Defendant sold plaintiff a ‘new’ car without disclosing that it had been damaged and repainted.
There is a non-binding three-part test to determine if punitive damages are excessive:
Plaintiff purchased a supposedly brand new car made by the defendant. About nine months later, he had the car professionally detailed, and the detailing company advised him that the car had been repainted at some point. Plaintiff sued the defendant, who admitted that the car had indeed been damaged by acid rain and repainted, but that they had a policy of not disclosing such damages if the repair was less than 3 percent of the purchase price. The jury found for the plaintiff, and awarded compensatory damages of $4,000 and punitive damages of $4,000,000. Defendant appeals the punitive damages as excessive.
Were the punitive damages awarded excessive?
Yes, the punitive damages were excessive.
Justice Scalia, J. (joined by Thomas, J.)
The justices dissent from the opinion of the majority on the grounds that the three-part test they offer is unhelpful and entirely subjective.
Justice Ginsburg, J (joined by Rehnquist, J.)
The justices dissent from the opinion of the majority on the grounds that it is inappropriate to constrain a jury’s ability to award the amount of punitive damages they see fit.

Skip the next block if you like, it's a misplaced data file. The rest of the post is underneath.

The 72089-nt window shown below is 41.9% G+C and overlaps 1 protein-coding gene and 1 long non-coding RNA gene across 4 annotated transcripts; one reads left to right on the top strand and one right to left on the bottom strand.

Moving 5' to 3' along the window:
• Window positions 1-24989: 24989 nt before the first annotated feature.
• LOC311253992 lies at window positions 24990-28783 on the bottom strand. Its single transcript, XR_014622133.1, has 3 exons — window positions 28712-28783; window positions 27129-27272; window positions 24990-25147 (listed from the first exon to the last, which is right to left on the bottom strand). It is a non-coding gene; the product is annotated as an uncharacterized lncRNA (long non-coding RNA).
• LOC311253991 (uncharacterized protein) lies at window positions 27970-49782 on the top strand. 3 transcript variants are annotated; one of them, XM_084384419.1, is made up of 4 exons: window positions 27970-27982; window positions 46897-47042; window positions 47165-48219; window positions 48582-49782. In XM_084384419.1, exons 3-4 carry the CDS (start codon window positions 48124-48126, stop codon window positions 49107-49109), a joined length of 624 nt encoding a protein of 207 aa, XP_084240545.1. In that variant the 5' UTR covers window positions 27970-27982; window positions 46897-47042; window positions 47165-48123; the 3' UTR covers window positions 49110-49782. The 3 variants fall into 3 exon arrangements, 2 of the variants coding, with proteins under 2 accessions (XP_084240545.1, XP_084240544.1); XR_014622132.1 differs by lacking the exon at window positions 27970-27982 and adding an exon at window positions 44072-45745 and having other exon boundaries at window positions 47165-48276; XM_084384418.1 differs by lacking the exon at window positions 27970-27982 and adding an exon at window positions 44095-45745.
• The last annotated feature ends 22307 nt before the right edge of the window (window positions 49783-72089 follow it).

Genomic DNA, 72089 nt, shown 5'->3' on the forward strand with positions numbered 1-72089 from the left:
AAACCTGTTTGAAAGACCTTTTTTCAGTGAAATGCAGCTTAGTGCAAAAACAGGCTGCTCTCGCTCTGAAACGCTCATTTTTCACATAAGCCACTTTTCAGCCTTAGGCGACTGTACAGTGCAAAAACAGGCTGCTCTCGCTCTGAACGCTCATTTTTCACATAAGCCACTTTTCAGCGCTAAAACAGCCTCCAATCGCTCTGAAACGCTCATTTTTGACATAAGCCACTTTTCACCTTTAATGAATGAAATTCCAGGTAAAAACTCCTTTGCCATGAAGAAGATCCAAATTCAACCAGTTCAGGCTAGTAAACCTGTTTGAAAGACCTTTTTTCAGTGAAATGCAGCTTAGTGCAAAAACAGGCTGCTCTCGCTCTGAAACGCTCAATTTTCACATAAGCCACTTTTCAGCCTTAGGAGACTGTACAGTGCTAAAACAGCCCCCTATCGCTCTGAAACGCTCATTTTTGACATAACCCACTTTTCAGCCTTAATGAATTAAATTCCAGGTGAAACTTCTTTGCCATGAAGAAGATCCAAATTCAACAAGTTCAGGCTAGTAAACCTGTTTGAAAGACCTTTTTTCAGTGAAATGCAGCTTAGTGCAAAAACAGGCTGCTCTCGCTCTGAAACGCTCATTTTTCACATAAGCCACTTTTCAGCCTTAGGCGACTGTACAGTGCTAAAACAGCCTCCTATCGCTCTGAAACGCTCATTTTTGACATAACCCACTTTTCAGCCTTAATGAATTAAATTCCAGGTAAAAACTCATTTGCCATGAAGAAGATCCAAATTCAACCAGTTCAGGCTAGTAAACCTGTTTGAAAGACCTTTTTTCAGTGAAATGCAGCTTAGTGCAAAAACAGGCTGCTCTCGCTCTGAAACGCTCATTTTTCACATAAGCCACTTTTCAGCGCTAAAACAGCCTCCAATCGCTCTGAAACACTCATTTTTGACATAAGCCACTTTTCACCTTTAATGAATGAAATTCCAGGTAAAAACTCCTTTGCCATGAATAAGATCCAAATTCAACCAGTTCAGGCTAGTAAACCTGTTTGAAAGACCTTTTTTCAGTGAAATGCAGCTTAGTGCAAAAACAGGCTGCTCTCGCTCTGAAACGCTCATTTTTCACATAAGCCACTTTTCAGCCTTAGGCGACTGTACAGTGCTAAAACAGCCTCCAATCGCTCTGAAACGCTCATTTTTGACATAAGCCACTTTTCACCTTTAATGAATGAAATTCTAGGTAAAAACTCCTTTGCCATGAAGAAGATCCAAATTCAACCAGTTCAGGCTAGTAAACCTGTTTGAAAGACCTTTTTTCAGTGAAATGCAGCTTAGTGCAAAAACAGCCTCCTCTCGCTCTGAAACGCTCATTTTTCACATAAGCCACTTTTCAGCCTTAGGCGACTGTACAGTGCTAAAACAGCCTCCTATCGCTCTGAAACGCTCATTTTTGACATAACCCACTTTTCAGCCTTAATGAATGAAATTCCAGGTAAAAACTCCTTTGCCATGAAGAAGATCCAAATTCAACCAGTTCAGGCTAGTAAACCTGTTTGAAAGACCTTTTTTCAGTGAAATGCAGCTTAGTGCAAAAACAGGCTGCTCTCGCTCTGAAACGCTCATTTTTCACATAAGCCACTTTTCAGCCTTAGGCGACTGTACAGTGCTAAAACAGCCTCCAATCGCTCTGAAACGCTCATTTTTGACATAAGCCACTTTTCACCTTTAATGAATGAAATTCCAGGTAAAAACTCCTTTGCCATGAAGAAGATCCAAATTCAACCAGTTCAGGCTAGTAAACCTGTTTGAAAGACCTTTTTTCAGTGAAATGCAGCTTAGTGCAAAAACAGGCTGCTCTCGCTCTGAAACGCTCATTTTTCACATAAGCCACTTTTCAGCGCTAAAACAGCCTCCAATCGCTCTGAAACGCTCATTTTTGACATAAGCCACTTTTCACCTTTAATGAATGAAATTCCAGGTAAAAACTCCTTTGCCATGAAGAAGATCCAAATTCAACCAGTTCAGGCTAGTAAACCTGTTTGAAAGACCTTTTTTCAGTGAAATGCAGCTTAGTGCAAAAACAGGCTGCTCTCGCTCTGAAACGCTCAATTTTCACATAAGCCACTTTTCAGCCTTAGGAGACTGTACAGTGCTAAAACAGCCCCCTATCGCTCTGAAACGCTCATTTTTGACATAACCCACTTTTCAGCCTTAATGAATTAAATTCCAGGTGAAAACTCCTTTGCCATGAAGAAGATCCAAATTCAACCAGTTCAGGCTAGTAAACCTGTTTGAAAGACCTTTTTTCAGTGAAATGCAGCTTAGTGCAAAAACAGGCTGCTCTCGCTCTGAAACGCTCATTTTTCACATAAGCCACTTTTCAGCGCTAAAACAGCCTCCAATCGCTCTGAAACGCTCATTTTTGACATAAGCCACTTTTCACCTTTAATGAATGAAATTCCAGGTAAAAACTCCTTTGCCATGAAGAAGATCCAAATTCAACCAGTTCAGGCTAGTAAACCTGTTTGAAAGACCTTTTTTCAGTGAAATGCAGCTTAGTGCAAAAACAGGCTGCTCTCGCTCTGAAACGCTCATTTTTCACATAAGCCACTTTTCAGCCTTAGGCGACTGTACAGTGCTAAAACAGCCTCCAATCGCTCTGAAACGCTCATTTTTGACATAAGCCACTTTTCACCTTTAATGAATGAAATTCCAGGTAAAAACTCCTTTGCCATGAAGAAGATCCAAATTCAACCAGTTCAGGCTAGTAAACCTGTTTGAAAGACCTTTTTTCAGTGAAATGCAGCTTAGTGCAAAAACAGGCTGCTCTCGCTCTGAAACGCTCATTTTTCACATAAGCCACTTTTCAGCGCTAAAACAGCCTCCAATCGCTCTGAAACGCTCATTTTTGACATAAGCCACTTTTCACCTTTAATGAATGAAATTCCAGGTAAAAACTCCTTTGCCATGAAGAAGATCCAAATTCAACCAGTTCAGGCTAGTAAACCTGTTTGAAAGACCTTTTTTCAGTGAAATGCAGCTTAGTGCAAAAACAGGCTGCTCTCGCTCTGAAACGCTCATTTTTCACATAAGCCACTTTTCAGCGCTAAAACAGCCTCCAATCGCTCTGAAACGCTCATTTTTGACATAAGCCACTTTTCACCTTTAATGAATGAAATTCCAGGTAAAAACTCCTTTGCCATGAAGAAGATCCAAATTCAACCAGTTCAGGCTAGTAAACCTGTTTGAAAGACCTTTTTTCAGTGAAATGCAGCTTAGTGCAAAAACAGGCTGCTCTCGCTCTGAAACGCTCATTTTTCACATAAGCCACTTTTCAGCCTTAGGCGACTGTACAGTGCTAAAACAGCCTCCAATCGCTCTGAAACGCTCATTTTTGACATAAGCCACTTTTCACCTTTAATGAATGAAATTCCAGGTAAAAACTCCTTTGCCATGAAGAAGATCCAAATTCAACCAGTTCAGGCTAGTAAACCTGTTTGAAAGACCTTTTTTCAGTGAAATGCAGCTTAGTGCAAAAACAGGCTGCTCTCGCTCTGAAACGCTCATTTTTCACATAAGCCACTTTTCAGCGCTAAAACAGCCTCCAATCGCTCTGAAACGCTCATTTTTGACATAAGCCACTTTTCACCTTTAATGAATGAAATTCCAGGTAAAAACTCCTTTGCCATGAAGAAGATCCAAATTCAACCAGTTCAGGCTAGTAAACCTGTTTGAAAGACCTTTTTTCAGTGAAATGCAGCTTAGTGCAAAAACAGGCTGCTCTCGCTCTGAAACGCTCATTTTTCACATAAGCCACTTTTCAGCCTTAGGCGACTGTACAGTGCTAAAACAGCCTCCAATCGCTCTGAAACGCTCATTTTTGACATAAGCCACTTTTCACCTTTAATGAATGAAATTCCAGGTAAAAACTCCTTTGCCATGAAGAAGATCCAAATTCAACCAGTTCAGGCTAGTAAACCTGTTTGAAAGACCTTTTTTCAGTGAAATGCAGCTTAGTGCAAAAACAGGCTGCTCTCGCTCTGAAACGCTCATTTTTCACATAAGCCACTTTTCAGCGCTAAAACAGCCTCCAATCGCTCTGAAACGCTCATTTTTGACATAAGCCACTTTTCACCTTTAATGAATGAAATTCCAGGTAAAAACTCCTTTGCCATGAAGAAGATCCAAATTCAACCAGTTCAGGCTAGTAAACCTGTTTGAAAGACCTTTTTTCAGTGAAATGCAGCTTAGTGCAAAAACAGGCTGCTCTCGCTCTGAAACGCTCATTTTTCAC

Justice Breyer, J. (joined by O’Connor and Souter, JJ.)
The justices concur with the majorities’ opinion, but wishes to emphasize that jurors cannot be expected to reasonably determine the appropriate level of punitive damages without a clear set of standards by which to gauge the behavior in question.
The court found in favor of the defendant and ruled that the punitive damages were excessive. The court articulated a non-binding three-part test to determine if punitive damages are excessive:
Under the facts of this case, the court was not persuaded that such a large amount of punitive damages were warranted for such a small amount of compensatory damages. Additionally, the court was not fully convinced that the defendant was acting particularly reprehensibly, as they only did not disclose comparatively small damages to the cars, but did disclose large damages.